World War II veteran George Fisher recalls a sense confusion and lack of preparation as he traveled with his division from France to spend the next month-and-a-half in the cold and snowy Ardennes Forest.
Fisher and his 26th Infantry Division were expecting to visit a rest area in Metz, France, to change uniforms, have a hot meal and rest. Then they got a call and were loaded into trucks to head north to fight.
Fisher admits he had no idea he was entering into the Battle of the Bulge, one of the most important in World War II.
“We didn’t talk about it at all after the war,” Fisher said of the battle. “We were rushing to get back to our lives at work, school and the community. Now, though, we want to talk about it, with each other and with the younger generations.”
Fisher, 89, living today in Palm Beach, Fla., will have a chance to share some of stories of those days again, when fellow Battle of the Bulge veterans mark the battle’s 70th anniversary at the national convention, opening this weekend in Columbia.
“This reunion is special because so many people were involved.” said Fisher, president of the Southeast Florida chapter of the Veterans of the Battle of the Bulge. “There is a certain bond among us with a certain camaraderie. I call it ‘cleansing our wounds’ by talking about what happened to us and what happened to the others.”
It’s the second time the Veterans of the Battle of the Bulge national convention has come to Columbia, with the first gathering in 2010. It’s also the first time a city has hosted the conference more than once.
“Last year in Kansas City, we considered several cities,” said Douglas Dillard, 88, a veteran of the 82nd Airborne Division and the group’s national president. “But when we thought about how the people were so great and supportive in Columbia, it was a unanimous decision.”
This year’s conference is expected to draw about 40 registered veterans from around the country, along with their families and friends. About 100 veterans attended the 2010 conference.
“Many of our comrades from across the country have not visited our city since they were in basic training at Camp Jackson in the early 1940s,” said Chris Carawan, 89, a veteran of the 106th Infantry Division and president of the group’s South Carolina chapter. “Columbia is a good military town and we have gotten contributions from places all over Columbia, like the city of Columbia, the local VFW, the local American Legion and more. Our chapter is probably one of the most active ones in the country, which made it a little easier.”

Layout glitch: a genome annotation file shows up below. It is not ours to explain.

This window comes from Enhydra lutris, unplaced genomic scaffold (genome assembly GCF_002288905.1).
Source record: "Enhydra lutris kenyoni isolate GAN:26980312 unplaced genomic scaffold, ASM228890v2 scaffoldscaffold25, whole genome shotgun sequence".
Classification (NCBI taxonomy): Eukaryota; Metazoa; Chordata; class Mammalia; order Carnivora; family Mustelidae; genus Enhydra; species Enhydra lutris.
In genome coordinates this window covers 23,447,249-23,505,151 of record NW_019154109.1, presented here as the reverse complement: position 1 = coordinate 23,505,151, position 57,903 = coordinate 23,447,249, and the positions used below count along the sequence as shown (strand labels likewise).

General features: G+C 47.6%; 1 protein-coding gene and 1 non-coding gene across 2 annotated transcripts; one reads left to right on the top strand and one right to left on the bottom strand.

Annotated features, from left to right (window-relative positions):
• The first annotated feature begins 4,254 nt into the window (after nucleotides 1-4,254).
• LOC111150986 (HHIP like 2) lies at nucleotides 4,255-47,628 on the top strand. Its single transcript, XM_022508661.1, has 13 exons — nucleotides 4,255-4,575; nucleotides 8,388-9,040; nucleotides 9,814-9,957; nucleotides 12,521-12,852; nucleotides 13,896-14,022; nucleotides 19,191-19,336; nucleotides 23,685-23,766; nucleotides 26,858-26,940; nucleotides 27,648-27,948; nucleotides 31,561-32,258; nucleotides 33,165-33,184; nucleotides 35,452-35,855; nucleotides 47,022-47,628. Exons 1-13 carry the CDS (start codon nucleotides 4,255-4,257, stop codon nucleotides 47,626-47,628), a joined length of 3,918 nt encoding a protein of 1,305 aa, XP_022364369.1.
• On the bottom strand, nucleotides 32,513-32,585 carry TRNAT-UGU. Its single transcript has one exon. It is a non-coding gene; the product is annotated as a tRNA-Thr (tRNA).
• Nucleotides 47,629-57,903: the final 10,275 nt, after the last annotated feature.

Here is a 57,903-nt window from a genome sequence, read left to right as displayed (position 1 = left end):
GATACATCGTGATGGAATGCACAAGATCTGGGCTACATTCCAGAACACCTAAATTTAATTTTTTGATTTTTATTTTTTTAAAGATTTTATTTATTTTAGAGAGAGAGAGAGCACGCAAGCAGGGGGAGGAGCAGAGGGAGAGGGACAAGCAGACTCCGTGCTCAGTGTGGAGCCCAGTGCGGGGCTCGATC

Carawan estimates 15 of the 40 expected veterans at this weekend’s reunion will be from the S.C. chapter.
The Battle of the Bulge, which began Dec. 16, 1944, and ended Jan. 25, 1945, was the largest and bloodiest ever fought by the U.S. Army. About 500,000 Americans fought in the battle; about 19,000 American soldiers were killed and more than 38,000 were wounded. It was Hitler’s last desperate hope for stemming the Allied advance into Nazi Germany, and is named for the bulge in the front lines caused by his massive surprise attack through the U.S. lines in the Ardennes Forest of Luxembourg and Belgium. Both countries welcomed the U.S. troops as liberators.
Convention events open Sunday with a church service at Main Street United Methodist Church in downtown Columbia, with patriotic music from the Fort Jackson Brass Quintet and a sermon from Deputy Chaplain of the Army Gen. Ray Bailey. The service will be followed by an autograph session open to the public from 2-5 p.m. at the S.C. State Museum. The day will wrap up with a musical tribute featuring the Harry James Orchestra, and The Victory Belles from New Orleans will perform their Andrews Sisters tribute.
A wreath-laying ceremony is planned Monday at Fort Jackson, followed by a Tuesday visit to FN Manufacturing in Northeast Richland, a major small arms supplier to the U.S. military and a popular outing for veterans during the 2010 event. The conference ends Wednesday morning.
Fisher, who still visits high schools in Florida about once a month to share stories and dates of the Battle of the Bulge, is glad to be joining fellow veterans again this weekend in Columbia.
“It’s a wonderful thing to have this conference, because the camaraderie is special and we’ve been to hell and back,” Fisher said.
“A lot of us can’t travel or shouldn’t travel because we’re all getting older, but it gives us all chance to talk to each other again.”